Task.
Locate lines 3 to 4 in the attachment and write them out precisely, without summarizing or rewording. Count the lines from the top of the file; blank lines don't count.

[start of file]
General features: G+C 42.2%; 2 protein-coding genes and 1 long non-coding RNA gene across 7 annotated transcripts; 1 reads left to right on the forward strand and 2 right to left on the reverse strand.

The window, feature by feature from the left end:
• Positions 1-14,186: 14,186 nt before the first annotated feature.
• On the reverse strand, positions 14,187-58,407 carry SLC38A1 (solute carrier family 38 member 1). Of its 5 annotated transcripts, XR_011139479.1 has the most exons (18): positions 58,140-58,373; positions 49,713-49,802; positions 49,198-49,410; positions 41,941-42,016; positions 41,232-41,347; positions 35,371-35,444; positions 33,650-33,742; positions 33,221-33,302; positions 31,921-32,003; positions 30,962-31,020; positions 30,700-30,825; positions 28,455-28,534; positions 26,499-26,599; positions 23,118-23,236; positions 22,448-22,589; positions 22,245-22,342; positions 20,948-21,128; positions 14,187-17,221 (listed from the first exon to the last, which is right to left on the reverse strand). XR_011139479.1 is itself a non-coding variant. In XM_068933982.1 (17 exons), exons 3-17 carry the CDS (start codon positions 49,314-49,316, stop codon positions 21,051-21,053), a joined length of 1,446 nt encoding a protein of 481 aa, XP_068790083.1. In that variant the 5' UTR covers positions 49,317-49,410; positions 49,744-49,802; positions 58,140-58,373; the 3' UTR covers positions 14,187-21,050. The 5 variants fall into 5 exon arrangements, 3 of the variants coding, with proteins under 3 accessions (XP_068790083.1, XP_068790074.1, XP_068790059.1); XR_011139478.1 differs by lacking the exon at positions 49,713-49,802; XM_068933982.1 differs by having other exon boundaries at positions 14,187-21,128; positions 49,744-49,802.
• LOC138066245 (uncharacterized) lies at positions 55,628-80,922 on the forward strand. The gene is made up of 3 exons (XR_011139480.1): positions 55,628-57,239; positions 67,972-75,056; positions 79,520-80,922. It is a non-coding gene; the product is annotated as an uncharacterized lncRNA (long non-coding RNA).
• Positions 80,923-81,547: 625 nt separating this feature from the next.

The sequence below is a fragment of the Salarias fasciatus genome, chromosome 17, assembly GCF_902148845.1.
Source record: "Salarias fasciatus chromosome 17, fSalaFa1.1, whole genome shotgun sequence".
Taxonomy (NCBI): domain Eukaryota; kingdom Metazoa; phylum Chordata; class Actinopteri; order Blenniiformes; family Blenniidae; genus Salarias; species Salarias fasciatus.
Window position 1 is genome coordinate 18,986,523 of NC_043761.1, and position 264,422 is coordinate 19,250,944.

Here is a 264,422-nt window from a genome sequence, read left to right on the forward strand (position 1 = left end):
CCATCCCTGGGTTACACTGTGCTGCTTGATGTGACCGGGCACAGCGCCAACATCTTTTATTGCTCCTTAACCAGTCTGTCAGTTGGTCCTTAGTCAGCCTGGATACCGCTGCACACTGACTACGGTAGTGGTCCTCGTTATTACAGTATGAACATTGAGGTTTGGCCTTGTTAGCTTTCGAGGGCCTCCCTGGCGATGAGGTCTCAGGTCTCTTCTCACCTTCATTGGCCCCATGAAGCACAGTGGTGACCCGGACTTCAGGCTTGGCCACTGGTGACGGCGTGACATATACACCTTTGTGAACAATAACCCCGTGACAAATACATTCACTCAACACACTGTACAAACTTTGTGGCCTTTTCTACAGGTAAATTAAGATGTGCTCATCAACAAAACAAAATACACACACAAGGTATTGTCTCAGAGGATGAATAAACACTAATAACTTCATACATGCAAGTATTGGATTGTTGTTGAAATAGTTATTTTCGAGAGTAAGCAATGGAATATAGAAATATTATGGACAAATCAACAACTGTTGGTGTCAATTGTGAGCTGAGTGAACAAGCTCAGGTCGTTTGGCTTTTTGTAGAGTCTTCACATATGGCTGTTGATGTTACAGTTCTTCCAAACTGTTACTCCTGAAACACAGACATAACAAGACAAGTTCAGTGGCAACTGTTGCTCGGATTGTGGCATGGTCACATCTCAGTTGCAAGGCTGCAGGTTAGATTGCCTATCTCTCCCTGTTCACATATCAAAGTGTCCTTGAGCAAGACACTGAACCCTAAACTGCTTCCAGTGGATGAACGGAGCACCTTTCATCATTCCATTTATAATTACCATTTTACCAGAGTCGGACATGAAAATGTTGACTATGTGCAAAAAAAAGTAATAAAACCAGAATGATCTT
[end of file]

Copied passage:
• Positions 1-14,186: 14,186 nt before the first annotated feature.
• On the reverse strand, positions 14,187-58,407 carry SLC38A1 (solute carrier family 38 member 1). Of its 5 annotated transcripts, XR_011139479.1 has the most exons (18): positions 58,140-58,373; positions 49,713-49,802; positions 49,198-49,410; positions 41,941-42,016; positions 41,232-41,347; positions 35,371-35,444; positions 33,650-33,742; positions 33,221-33,302; positions 31,921-32,003; positions 30,962-31,020; positions 30,700-30,825; positions 28,455-28,534; positions 26,499-26,599; positions 23,118-23,236; positions 22,448-22,589; positions 22,245-22,342; positions 20,948-21,128; positions 14,187-17,221 (listed from the first exon to the last, which is right to left on the reverse strand). XR_011139479.1 is itself a non-coding variant. In XM_068933982.1 (17 exons), exons 3-17 carry the CDS (start codon positions 49,314-49,316, stop codon positions 21,051-21,053), a joined length of 1,446 nt encoding a protein of 481 aa, XP_068790083.1. In that variant the 5' UTR covers positions 49,317-49,410; positions 49,744-49,802; positions 58,140-58,373; the 3' UTR covers positions 14,187-21,050. The 5 variants fall into 5 exon arrangements, 3 of the variants coding, with proteins under 3 accessions (XP_068790083.1, XP_068790074.1, XP_068790059.1); XR_011139478.1 differs by lacking the exon at positions 49,713-49,802; XM_068933982.1 differs by having other exon boundaries at positions 14,187-21,128; positions 49,744-49,802.